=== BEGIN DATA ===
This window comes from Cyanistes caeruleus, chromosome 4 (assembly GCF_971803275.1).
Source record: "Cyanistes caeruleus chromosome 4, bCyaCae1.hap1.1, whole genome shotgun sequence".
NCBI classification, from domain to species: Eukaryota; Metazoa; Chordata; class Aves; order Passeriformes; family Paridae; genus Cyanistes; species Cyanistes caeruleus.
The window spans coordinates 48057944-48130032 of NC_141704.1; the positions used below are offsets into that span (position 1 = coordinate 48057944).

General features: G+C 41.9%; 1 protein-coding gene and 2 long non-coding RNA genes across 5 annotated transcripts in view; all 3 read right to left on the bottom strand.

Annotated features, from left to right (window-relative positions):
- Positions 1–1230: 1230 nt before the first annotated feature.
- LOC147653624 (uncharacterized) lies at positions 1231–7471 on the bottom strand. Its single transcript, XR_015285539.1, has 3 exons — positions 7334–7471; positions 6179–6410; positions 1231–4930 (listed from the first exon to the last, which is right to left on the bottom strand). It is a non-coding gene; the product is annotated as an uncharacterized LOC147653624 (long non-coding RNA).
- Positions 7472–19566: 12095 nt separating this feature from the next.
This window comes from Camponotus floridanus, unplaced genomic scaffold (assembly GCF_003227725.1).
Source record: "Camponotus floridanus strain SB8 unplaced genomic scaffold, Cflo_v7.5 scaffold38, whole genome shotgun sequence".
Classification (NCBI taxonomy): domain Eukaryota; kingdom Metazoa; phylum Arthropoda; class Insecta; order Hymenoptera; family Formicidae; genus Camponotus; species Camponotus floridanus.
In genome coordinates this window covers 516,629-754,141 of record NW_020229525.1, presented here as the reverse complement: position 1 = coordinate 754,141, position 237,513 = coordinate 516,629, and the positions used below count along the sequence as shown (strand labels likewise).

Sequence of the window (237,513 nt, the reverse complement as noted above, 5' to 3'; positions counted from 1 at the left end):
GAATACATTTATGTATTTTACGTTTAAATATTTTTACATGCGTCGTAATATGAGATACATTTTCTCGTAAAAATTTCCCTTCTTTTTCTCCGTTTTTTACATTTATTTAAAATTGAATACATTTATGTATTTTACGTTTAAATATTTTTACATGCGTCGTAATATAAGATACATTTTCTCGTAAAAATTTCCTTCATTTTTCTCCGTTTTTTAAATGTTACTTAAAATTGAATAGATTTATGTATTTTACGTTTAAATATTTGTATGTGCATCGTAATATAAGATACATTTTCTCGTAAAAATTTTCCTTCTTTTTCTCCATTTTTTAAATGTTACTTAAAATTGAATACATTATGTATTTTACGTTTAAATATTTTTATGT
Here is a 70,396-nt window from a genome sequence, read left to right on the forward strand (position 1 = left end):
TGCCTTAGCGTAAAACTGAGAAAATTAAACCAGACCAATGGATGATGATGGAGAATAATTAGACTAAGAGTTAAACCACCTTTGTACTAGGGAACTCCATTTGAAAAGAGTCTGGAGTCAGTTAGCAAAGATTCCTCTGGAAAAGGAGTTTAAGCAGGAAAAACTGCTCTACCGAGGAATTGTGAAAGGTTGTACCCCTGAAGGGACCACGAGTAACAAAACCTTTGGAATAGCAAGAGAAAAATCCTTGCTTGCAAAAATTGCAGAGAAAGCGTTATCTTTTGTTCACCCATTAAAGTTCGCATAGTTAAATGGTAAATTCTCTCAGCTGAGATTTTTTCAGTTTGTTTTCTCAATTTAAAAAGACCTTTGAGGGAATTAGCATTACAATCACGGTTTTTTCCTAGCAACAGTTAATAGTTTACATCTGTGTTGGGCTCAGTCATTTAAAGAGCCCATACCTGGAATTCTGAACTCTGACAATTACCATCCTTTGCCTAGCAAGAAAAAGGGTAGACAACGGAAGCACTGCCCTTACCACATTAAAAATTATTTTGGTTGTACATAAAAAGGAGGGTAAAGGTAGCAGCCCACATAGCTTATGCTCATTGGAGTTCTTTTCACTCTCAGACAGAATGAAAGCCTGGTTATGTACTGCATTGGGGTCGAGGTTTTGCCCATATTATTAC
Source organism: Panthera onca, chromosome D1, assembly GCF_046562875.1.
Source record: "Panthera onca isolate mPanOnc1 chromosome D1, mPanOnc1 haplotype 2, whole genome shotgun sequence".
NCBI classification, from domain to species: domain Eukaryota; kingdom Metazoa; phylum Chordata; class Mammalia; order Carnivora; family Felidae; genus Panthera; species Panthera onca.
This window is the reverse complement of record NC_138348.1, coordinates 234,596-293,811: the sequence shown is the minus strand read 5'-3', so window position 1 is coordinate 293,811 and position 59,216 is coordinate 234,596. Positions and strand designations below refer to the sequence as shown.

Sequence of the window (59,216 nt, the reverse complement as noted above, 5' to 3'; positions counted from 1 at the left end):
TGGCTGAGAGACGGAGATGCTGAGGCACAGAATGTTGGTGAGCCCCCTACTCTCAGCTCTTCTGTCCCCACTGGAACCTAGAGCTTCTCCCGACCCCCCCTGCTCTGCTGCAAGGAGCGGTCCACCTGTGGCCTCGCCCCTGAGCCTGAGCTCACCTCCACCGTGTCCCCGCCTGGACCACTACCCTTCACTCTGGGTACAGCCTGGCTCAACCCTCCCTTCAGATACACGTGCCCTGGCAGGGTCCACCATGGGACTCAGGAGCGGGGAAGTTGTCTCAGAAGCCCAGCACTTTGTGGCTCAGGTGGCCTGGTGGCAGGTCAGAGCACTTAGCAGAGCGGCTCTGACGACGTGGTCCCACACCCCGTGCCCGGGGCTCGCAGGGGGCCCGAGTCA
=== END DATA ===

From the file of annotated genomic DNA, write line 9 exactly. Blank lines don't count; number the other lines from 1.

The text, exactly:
- Positions 7472–19566: 12095 nt separating this feature from the next.